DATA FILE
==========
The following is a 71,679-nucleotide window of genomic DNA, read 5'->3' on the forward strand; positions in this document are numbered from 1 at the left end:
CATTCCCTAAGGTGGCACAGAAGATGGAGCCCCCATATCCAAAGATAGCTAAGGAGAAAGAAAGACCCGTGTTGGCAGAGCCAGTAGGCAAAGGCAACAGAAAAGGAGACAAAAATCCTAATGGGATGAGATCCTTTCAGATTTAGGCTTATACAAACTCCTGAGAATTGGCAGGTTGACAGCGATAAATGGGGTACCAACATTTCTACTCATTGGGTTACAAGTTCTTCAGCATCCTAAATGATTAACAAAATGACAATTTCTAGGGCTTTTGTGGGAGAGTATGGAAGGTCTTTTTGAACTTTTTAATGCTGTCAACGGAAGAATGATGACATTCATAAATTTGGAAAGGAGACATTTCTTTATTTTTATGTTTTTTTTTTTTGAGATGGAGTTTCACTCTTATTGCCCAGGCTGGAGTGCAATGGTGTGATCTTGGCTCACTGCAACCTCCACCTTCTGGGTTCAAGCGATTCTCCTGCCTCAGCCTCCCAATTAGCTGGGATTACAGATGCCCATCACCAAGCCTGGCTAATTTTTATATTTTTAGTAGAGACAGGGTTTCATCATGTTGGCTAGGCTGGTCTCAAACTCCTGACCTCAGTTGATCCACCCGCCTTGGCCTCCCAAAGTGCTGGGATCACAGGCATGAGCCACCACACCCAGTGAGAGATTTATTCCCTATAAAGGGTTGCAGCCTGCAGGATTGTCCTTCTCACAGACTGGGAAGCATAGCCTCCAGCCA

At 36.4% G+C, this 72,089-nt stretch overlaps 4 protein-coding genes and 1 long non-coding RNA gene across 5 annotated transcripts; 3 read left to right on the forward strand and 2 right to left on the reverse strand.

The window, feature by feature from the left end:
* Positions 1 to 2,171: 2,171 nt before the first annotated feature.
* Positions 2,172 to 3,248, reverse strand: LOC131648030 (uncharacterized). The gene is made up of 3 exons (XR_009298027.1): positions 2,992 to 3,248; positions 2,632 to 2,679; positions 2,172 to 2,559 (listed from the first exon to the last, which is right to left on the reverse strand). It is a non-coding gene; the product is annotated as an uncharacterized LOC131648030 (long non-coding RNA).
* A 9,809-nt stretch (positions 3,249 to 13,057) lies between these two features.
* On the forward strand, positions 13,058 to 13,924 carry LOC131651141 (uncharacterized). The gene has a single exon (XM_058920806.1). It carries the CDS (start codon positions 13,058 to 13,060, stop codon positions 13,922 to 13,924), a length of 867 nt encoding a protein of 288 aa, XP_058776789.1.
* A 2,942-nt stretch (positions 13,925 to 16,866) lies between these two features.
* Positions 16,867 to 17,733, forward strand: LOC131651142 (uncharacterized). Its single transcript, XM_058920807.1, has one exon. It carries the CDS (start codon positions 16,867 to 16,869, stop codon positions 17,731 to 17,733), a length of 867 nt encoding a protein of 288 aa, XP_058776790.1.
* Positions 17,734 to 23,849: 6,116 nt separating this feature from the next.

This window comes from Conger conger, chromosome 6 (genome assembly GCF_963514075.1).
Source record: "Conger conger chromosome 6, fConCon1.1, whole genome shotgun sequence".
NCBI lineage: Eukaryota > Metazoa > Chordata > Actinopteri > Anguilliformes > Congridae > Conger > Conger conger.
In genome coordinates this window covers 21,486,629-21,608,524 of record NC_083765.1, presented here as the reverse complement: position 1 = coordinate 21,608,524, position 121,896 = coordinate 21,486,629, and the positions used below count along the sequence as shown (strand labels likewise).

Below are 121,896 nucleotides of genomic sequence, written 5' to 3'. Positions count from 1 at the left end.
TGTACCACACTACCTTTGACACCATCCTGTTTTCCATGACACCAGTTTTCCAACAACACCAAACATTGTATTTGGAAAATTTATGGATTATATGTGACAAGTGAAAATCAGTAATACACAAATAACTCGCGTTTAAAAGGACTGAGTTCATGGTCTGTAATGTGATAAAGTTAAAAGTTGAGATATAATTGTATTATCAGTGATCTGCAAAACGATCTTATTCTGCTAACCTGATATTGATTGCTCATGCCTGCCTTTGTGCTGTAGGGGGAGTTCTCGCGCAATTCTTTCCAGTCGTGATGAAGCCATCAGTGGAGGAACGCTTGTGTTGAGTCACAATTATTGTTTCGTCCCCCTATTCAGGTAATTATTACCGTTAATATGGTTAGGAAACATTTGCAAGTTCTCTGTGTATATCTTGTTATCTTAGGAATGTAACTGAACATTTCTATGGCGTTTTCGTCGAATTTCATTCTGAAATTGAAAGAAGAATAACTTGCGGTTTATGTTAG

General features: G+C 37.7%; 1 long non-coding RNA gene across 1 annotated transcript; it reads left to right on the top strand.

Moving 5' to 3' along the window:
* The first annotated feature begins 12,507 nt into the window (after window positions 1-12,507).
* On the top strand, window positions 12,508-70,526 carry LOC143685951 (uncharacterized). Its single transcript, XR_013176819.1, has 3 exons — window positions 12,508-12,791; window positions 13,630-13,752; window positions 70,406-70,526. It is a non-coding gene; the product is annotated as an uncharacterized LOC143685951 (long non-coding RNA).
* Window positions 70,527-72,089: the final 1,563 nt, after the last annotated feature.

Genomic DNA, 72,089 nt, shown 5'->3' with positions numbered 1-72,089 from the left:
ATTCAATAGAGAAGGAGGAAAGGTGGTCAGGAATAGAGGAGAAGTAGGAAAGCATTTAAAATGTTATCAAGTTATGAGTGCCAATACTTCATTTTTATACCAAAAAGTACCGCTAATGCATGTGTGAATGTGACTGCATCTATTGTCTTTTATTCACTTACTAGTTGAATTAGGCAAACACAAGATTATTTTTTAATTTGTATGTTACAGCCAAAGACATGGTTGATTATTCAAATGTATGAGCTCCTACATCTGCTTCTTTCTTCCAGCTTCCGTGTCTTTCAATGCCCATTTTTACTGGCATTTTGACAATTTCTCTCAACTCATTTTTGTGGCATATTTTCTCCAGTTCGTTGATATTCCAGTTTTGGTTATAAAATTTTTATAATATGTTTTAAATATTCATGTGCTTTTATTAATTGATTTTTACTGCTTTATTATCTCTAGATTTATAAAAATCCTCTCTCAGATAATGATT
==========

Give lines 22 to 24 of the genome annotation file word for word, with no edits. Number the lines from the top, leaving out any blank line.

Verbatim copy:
* Window positions 70,527-72,089: the final 1,563 nt, after the last annotated feature.

Genomic DNA, 72,089 nt, shown 5'->3' with positions numbered 1-72,089 from the left:
ATTCAATAGAGAAGGAGGAAAGGTGGTCAGGAATAGAGGAGAAGTAGGAAAGCATTTAAAATGTTATCAAGTTATGAGTGCCAATACTTCATTTTTATACCAAAAAGTACCGCTAATGCATGTGTGAATGTGACTGCATCTATTGTCTTTTATTCACTTACTAGTTGAATTAGGCAAACACAAGATTATTTTTTAATTTGTATGTTACAGCCAAAGACATGGTTGATTATTCAAATGTATGAGCTCCTACATCTGCTTCTTTCTTCCAGCTTCCGTGTCTTTCAATGCCCATTTTTACTGGCATTTTGACAATTTCTCTCAACTCATTTTTGTGGCATATTTTCTCCAGTTCGTTGATATTCCAGTTTTGGTTATAAAATTTTTATAATATGTTTTAAATATTCATGTGCTTTTATTAATTGATTTTTACTGCTTTATTATCTCTAGATTTATAAAAATCCTCTCTCAGATAATGATT